(May 2008) The Johns Hopkins Population Center and the Population Reference Bureau sponsored their second annual symposium on population and health on May 2, 2008, in Washington, DC.

Rates of HIV/AIDS have begun to decline in some sub-Saharan African countries but remain a critical public health problem on the continent. To eliminate HIV globally, we must address its continued spread in this region. Despite recent setbacks, will vaccines or microbicides be effective weapons? And what role can other methods of prevention play, whether biological (such as male circumcision) or behavioral (such as condom use and abstinence)?

At the symposium, "Next Steps in Controlling HIV in Africa: Behavior, Biology, or Both?," internationally recognized scholars Dr. Thomas Coates and Dr. Ronald Gray presented evidence about the effectiveness of behavioral and biological prevention strategies.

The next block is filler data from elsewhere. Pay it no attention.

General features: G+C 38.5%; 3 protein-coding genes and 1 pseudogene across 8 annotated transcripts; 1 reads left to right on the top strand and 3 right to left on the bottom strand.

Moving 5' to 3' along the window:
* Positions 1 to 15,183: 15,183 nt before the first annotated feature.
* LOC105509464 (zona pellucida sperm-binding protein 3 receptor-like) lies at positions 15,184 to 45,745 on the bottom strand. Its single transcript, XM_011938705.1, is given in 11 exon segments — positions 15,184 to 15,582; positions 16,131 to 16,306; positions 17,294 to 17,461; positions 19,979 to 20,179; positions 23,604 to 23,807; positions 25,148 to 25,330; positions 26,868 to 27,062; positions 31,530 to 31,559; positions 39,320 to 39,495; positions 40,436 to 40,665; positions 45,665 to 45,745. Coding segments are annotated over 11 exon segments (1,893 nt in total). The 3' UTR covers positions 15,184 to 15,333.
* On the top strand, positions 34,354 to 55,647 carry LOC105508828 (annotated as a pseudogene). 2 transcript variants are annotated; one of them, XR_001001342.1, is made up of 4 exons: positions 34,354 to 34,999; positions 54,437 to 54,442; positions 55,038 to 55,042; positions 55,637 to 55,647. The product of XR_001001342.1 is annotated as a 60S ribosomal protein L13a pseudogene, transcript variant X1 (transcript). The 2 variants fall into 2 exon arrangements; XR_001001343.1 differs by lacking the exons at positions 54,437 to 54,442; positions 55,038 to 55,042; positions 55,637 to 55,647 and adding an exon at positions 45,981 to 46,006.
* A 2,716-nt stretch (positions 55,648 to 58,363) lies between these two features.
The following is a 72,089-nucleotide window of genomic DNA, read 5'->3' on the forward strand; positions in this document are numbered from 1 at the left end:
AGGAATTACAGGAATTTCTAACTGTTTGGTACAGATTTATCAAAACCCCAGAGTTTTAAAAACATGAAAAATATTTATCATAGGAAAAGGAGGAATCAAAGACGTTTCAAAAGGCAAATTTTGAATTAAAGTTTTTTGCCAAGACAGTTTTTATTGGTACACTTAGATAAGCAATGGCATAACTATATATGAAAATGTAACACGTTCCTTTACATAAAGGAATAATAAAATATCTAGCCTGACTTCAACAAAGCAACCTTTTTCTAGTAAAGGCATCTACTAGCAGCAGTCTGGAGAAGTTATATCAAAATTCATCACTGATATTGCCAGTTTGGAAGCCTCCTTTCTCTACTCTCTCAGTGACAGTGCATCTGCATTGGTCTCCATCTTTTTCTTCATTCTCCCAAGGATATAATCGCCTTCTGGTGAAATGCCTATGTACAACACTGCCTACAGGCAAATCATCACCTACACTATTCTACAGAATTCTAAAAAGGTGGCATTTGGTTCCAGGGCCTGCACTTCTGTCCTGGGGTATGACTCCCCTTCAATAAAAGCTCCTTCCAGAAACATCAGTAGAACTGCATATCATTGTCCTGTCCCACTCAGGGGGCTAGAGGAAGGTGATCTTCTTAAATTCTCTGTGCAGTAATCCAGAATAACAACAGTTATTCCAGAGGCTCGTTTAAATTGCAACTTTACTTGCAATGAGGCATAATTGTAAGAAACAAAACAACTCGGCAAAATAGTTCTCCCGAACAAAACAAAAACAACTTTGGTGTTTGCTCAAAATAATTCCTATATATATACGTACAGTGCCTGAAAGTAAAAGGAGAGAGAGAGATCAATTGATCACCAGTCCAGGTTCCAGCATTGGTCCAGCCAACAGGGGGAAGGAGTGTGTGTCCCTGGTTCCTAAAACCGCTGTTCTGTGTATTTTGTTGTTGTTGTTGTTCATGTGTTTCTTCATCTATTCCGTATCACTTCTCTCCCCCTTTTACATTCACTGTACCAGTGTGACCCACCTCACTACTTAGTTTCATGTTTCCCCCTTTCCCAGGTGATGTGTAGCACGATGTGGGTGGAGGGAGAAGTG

• Download presentation by Dr. Thomas Coates, "HIV Prevention: What Do We Do Next?" (PPT: 1.96MB)
  • Download presentation by Dr. Ronald Gray, "Biomedical Interventions to Prevent HIV Infection" (PDF: 252KB)

Dr. Thomas Coates is the Michael and Sue Steinberg Endowed Professor of Global AIDS, Research Division of Infectious Diseases, David Geffen School of Medicine, University of California at Los Angeles. Dr. Ronald Gray is William G. Robertson Jr. Professor of Reproductive Epidemiology, Department of Population, Family, and Reproductive Health, Johns Hopkins Bloomberg School of Public Health, Johns Hopkins University.

The discussant was Dr. Carl W. Dieffenbach, director, Division of Acquired Immunodeficiency Syndrome, National Institute of Allergy and Infectious Diseases. The presider was Dr. Maria Wawer, professor of Population, Family, and Reproductive Health, Johns Hopkins Bloomberg School of Public Health, Johns Hopkins University.

A webcast of this symposium will be posted by May 15 on this website.